The new ATSC 3.0 (aka NextGen TV) digital TV standard holds the promise to dramatically improve the broadcast TV viewing experience in the US, with features such as 4K video with high dynamic range (HDR), Dolby Atmos audio, interactive apps and program guides – all of it delivered for free over regular broadcast channels.
But even though those capabilities are baked into the ATSC 3.0 standard, 4K broadcasts have so far have been limited to experiments and technology demos, with not a single ultra high-definition program reaching a household equipped with an antenna and ATSC 3.0-compatible TV.
ATSC 3.0 broadcasting started in the US in 2018, and it has since expanded to 69 markets with 60% of US viewers now having the opportunity to tune in programs on the best 4K TVs using an inexpensive TV antenna. But while that might seem to be an impressive growth curve for a relatively new format, broadcast industry insiders actually consider the ATSC 3.0 transition to be stalled.
The situation is serious enough that the National Association of Broadcasters (NAB) in January petitioned the FCC to establish a task force dedicated to accelerating the ATSC 3.0 transition. Following that, the organization issued a press release at last month’s NAB tradeshow in Las Vegas which announced that the show would “spotlight” ATSC 3.0, with numerous conferences and technical sessions devoted to the new TV broadcasting standard.
NAB also served as a launchpad for the Future of TV Initiative, which was announced by FCC commissioner Jessica Rosenworcel at the show. This NAB-led initiative – likely created in response to the organization's January appeal to the FCC – creates three working groups dedicated to hardware, technical, and regulatory issues, respectively, and “will involve a diverse array of stakeholders,” according to the NAB’s announcement.
Why the Future of TV is on pause
If you were to ask TV broadcasters why the ATSC 3.0 transition is stalled, and why the standard’s full potential currently isn’t being exploited, they would likely tell you they are hamstrung by the FCC’s requirement that stations simulcast programming in the existing ATSC 1.0 digital standard for five years after upgrading to ATSC 3.0.
The reasoning behind this requirement is that TVs equipped with ATSC 1.0 tuners can’t receive ATSC 3.0 broadcasts – if ATSC 3.0 were the only option, most viewers wouldn’t be able to tune in broadcast TV at all. But having to use available channel spectrum to broadcast in both the old and new digital TV formats places limitations on a station’s allotted bandwidth, which means that ATSC 3.0’s fancy new features – primarily 4K resolution, a bandwidth hog compared to regular HD – aren’t being used.
That mandated five-year grace period was supposed to allow for TV makers to add ATSC 3.0 tuning capability to new sets being sold. Some companies such as Sony and, more recently, Hisense have been vigilant about implementing the feature in new TVs. But overall, set makers have been slow to add ATSC 3.0 tuners to new models, with brands such as LG and Samsung reserving the feature for their higher-end TVs only, and both TCL and Vizio neglecting to provide next-gen TV tuners in any of their offerings.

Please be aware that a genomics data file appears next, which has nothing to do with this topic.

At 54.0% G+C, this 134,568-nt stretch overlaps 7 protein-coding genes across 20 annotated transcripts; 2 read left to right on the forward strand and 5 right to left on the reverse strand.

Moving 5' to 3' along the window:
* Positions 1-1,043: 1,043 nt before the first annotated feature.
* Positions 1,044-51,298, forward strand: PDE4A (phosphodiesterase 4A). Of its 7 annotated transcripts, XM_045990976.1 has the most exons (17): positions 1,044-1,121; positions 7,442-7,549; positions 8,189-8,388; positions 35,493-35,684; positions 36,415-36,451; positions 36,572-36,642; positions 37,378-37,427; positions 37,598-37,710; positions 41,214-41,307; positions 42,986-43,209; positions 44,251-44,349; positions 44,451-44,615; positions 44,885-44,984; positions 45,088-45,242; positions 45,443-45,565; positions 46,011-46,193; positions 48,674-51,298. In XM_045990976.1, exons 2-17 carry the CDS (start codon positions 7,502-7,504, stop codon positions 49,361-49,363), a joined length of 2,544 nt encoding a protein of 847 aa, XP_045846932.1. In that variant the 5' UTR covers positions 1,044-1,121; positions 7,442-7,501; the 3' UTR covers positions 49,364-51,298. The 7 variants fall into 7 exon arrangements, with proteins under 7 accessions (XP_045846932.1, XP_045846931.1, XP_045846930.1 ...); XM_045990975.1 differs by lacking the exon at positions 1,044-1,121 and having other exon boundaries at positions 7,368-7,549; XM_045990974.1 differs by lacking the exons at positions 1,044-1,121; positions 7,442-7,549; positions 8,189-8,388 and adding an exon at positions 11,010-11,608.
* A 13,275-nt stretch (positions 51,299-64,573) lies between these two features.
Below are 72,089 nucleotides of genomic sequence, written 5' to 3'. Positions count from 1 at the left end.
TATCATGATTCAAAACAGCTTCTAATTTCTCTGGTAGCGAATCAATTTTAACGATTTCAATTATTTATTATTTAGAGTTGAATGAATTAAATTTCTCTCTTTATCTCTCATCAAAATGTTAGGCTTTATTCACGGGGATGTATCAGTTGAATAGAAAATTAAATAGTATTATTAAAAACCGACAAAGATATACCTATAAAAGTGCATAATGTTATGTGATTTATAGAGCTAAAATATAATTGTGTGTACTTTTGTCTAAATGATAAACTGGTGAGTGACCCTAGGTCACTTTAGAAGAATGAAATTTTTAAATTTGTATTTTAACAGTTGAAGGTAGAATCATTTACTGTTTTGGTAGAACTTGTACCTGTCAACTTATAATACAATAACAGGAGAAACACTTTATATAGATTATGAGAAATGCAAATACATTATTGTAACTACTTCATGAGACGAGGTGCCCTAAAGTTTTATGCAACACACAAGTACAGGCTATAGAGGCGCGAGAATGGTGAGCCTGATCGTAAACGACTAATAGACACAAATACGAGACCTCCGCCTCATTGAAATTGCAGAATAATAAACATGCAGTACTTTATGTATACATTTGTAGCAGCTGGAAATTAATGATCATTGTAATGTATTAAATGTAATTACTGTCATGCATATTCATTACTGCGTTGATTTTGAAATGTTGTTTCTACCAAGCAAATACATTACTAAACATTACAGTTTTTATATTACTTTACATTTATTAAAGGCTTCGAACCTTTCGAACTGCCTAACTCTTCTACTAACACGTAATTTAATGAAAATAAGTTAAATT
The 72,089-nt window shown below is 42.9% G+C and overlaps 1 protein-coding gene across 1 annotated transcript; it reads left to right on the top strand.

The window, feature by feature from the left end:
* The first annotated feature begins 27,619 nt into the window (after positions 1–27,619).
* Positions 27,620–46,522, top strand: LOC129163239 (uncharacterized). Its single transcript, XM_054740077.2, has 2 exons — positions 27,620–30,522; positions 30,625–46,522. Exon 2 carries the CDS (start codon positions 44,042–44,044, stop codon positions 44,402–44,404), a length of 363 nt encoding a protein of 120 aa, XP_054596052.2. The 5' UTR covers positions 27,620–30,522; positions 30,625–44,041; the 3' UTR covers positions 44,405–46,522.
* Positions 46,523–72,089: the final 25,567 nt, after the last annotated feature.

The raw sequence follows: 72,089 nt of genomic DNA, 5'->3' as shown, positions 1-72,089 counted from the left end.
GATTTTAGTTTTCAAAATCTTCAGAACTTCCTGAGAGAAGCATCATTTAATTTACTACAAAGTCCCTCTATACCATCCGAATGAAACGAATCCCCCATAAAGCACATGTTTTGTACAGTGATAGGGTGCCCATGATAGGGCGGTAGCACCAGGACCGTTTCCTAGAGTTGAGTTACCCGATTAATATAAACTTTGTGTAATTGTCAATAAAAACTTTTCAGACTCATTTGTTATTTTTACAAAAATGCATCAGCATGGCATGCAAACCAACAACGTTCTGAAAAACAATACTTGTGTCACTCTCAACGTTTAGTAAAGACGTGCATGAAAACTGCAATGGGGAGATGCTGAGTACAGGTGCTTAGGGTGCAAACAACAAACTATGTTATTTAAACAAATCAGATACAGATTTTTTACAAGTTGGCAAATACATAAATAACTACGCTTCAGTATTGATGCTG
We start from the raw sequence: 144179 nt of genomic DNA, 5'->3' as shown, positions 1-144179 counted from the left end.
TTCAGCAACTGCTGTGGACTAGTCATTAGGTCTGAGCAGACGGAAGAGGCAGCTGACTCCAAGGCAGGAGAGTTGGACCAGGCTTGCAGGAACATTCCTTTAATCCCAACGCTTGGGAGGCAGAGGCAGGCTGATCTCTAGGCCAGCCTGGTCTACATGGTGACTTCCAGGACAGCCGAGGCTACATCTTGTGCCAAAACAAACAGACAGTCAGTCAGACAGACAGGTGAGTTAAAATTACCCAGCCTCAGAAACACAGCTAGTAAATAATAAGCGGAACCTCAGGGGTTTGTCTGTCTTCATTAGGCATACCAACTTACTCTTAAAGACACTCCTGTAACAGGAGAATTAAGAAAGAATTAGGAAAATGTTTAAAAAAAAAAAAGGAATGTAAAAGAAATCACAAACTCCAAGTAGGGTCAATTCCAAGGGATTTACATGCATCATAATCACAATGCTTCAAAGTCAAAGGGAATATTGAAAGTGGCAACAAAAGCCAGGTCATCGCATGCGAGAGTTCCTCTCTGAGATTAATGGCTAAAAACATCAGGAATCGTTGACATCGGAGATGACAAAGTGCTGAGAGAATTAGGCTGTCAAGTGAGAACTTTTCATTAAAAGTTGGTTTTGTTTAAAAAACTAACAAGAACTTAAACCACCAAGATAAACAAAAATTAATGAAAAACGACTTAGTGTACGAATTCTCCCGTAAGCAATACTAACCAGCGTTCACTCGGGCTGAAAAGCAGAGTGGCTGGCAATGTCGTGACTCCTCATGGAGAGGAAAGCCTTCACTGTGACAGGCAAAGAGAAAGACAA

Part of the dilemma could be solved using external ATSC 3.0 tuners that connect to a TV’s HDMI input. And while those have recently become available in limited quantities, at around $250 they are priced higher than most viewers would find acceptable. Cheaper ATSC 3.0 tuners in the $75 range that connect to a TV’s USB port have also been announced, but have yet to arrive.
TV on the FAST track
While ATSC 3.0 bumbles through its current chicken-and-egg situation, viewers have become used to watching programming with 4K, HDR, and Dolby Atmos through the best streaming services. And while services offering those premium features can be pricey, popular streaming platforms also provide FAST (free ad-supported streaming TV) options that carry sitcoms, reality shows, news, movies and many other examples of the kind of programming viewers expect to see when tuning in broadcast TV channels.
Two FAST examples are The Roku Channel and Amazon Freevee, neither of which require a subscription to view the thousands of shows and movies and hundreds of live TV channels they contain, all of them presented in a familiar cable TV-like program grid. There are also apps like Pluto and Tubi that can be used on multiple platforms including many of the best smart TVs.
As FAST grows in popularity and viewers become accustomed to using it for their free TV fix, broadcast TV could become increasingly irrelevant. It’s no wonder the NAB is writing urgent letters to the FCC. If the Future of TV is going to include free over-the-air broadcasting, the ATSC 3.0 transition needs to get on the fast track. And if that doesn’t happen, streaming platforms are going to eat the broadcasters’ lunch, and it will no longer matter if any new TV you buy comes outfitted with a next-gen digital tuner, as long as it's got Wi-Fi.
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Al Griffin has been writing about and reviewing A/V tech since the days LaserDiscs roamed the earth, and was previously the editor of Sound & Vision magazine.
When not reviewing the latest and greatest gear or watching movies at home, he can usually be found out and about on a bike.